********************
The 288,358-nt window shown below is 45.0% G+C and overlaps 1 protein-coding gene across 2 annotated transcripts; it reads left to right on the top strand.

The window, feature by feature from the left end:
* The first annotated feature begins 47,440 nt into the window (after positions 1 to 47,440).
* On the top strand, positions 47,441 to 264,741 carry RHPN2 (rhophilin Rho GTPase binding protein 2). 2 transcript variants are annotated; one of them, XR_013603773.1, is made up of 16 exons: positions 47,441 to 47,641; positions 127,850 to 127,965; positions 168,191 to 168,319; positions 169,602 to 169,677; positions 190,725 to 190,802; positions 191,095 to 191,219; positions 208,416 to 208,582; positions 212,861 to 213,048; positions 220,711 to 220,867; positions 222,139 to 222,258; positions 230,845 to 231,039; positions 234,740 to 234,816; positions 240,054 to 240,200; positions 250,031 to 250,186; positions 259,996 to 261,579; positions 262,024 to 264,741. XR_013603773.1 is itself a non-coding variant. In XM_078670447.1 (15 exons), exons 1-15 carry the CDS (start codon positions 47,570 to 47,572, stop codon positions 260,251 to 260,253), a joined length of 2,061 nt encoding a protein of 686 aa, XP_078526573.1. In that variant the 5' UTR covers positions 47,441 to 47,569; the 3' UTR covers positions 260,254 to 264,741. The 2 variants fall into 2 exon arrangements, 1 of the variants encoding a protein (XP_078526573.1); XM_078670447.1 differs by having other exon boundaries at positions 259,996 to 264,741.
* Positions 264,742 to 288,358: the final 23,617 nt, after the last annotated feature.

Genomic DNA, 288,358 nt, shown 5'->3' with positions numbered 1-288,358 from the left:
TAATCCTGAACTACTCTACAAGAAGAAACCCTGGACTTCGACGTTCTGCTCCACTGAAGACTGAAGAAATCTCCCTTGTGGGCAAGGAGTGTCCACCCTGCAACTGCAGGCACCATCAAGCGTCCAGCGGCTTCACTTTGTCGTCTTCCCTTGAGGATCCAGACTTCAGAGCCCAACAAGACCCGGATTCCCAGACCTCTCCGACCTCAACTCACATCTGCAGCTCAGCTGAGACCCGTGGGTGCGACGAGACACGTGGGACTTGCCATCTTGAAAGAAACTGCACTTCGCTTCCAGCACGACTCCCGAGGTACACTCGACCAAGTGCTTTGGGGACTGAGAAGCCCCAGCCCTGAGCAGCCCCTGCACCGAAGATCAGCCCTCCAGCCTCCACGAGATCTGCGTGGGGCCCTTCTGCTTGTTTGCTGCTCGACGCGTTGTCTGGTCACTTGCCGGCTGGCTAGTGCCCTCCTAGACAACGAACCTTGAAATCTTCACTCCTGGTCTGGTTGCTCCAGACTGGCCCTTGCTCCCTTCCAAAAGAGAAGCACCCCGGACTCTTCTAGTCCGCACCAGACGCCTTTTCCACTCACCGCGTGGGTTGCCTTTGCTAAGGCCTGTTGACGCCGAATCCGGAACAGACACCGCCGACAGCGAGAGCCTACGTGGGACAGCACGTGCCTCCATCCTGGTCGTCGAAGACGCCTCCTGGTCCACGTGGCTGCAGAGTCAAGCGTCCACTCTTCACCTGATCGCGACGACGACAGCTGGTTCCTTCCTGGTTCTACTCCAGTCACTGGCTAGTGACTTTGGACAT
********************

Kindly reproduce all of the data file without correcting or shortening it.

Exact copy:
The 288,358-nt window shown below is 45.0% G+C and overlaps 1 protein-coding gene across 2 annotated transcripts; it reads left to right on the top strand.

The window, feature by feature from the left end:
* The first annotated feature begins 47,440 nt into the window (after positions 1 to 47,440).
* On the top strand, positions 47,441 to 264,741 carry RHPN2 (rhophilin Rho GTPase binding protein 2). 2 transcript variants are annotated; one of them, XR_013603773.1, is made up of 16 exons: positions 47,441 to 47,641; positions 127,850 to 127,965; positions 168,191 to 168,319; positions 169,602 to 169,677; positions 190,725 to 190,802; positions 191,095 to 191,219; positions 208,416 to 208,582; positions 212,861 to 213,048; positions 220,711 to 220,867; positions 222,139 to 222,258; positions 230,845 to 231,039; positions 234,740 to 234,816; positions 240,054 to 240,200; positions 250,031 to 250,186; positions 259,996 to 261,579; positions 262,024 to 264,741. XR_013603773.1 is itself a non-coding variant. In XM_078670447.1 (15 exons), exons 1-15 carry the CDS (start codon positions 47,570 to 47,572, stop codon positions 260,251 to 260,253), a joined length of 2,061 nt encoding a protein of 686 aa, XP_078526573.1. In that variant the 5' UTR covers positions 47,441 to 47,569; the 3' UTR covers positions 260,254 to 264,741. The 2 variants fall into 2 exon arrangements, 1 of the variants encoding a protein (XP_078526573.1); XM_078670447.1 differs by having other exon boundaries at positions 259,996 to 264,741.
* Positions 264,742 to 288,358: the final 23,617 nt, after the last annotated feature.

Genomic DNA, 288,358 nt, shown 5'->3' with positions numbered 1-288,358 from the left:
TAATCCTGAACTACTCTACAAGAAGAAACCCTGGACTTCGACGTTCTGCTCCACTGAAGACTGAAGAAATCTCCCTTGTGGGCAAGGAGTGTCCACCCTGCAACTGCAGGCACCATCAAGCGTCCAGCGGCTTCACTTTGTCGTCTTCCCTTGAGGATCCAGACTTCAGAGCCCAACAAGACCCGGATTCCCAGACCTCTCCGACCTCAACTCACATCTGCAGCTCAGCTGAGACCCGTGGGTGCGACGAGACACGTGGGACTTGCCATCTTGAAAGAAACTGCACTTCGCTTCCAGCACGACTCCCGAGGTACACTCGACCAAGTGCTTTGGGGACTGAGAAGCCCCAGCCCTGAGCAGCCCCTGCACCGAAGATCAGCCCTCCAGCCTCCACGAGATCTGCGTGGGGCCCTTCTGCTTGTTTGCTGCTCGACGCGTTGTCTGGTCACTTGCCGGCTGGCTAGTGCCCTCCTAGACAACGAACCTTGAAATCTTCACTCCTGGTCTGGTTGCTCCAGACTGGCCCTTGCTCCCTTCCAAAAGAGAAGCACCCCGGACTCTTCTAGTCCGCACCAGACGCCTTTTCCACTCACCGCGTGGGTTGCCTTTGCTAAGGCCTGTTGACGCCGAATCCGGAACAGACACCGCCGACAGCGAGAGCCTACGTGGGACAGCACGTGCCTCCATCCTGGTCGTCGAAGACGCCTCCTGGTCCACGTGGCTGCAGAGTCAAGCGTCCACTCTTCACCTGATCGCGACGACGACAGCTGGTTCCTTCCTGGTTCTACTCCAGTCACTGGCTAGTGACTTTGGACAT